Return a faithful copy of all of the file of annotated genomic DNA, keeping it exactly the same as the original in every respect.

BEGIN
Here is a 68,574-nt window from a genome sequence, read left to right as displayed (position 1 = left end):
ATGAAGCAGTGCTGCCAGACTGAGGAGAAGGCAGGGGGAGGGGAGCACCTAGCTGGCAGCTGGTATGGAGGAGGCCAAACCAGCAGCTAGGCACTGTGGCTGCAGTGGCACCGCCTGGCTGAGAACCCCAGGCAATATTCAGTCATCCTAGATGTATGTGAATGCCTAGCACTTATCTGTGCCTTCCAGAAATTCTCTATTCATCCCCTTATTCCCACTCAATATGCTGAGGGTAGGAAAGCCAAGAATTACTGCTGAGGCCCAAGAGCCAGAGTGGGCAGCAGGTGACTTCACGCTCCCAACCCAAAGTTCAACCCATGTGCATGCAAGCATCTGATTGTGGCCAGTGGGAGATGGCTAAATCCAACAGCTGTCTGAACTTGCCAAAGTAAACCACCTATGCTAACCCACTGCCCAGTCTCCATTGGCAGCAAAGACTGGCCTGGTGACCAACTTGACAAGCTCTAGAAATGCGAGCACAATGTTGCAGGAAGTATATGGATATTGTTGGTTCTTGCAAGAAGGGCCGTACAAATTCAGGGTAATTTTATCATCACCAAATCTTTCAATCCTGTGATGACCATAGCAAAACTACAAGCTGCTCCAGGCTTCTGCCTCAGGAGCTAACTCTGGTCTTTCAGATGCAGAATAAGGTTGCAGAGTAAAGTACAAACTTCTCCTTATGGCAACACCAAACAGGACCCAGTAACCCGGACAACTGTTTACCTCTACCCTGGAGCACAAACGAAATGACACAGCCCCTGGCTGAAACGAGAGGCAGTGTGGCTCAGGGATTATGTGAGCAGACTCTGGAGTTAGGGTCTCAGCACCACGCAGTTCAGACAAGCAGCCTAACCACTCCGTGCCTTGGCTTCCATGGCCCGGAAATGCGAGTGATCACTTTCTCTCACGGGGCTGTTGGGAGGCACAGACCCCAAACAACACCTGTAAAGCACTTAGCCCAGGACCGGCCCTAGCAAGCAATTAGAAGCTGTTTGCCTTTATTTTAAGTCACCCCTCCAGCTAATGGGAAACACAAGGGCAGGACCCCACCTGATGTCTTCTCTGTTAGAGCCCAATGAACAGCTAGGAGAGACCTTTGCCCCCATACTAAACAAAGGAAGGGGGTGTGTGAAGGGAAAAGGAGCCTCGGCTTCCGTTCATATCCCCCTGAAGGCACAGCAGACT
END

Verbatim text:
Here is a 68,574-nt window from a genome sequence, read left to right as displayed (position 1 = left end):
ATGAAGCAGTGCTGCCAGACTGAGGAGAAGGCAGGGGGAGGGGAGCACCTAGCTGGCAGCTGGTATGGAGGAGGCCAAACCAGCAGCTAGGCACTGTGGCTGCAGTGGCACCGCCTGGCTGAGAACCCCAGGCAATATTCAGTCATCCTAGATGTATGTGAATGCCTAGCACTTATCTGTGCCTTCCAGAAATTCTCTATTCATCCCCTTATTCCCACTCAATATGCTGAGGGTAGGAAAGCCAAGAATTACTGCTGAGGCCCAAGAGCCAGAGTGGGCAGCAGGTGACTTCACGCTCCCAACCCAAAGTTCAACCCATGTGCATGCAAGCATCTGATTGTGGCCAGTGGGAGATGGCTAAATCCAACAGCTGTCTGAACTTGCCAAAGTAAACCACCTATGCTAACCCACTGCCCAGTCTCCATTGGCAGCAAAGACTGGCCTGGTGACCAACTTGACAAGCTCTAGAAATGCGAGCACAATGTTGCAGGAAGTATATGGATATTGTTGGTTCTTGCAAGAAGGGCCGTACAAATTCAGGGTAATTTTATCATCACCAAATCTTTCAATCCTGTGATGACCATAGCAAAACTACAAGCTGCTCCAGGCTTCTGCCTCAGGAGCTAACTCTGGTCTTTCAGATGCAGAATAAGGTTGCAGAGTAAAGTACAAACTTCTCCTTATGGCAACACCAAACAGGACCCAGTAACCCGGACAACTGTTTACCTCTACCCTGGAGCACAAACGAAATGACACAGCCCCTGGCTGAAACGAGAGGCAGTGTGGCTCAGGGATTATGTGAGCAGACTCTGGAGTTAGGGTCTCAGCACCACGCAGTTCAGACAAGCAGCCTAACCACTCCGTGCCTTGGCTTCCATGGCCCGGAAATGCGAGTGATCACTTTCTCTCACGGGGCTGTTGGGAGGCACAGACCCCAAACAACACCTGTAAAGCACTTAGCCCAGGACCGGCCCTAGCAAGCAATTAGAAGCTGTTTGCCTTTATTTTAAGTCACCCCTCCAGCTAATGGGAAACACAAGGGCAGGACCCCACCTGATGTCTTCTCTGTTAGAGCCCAATGAACAGCTAGGAGAGACCTTTGCCCCCATACTAAACAAAGGAAGGGGGTGTGTGAAGGGAAAAGGAGCCTCGGCTTCCGTTCATATCCCCCTGAAGGCACAGCAGACT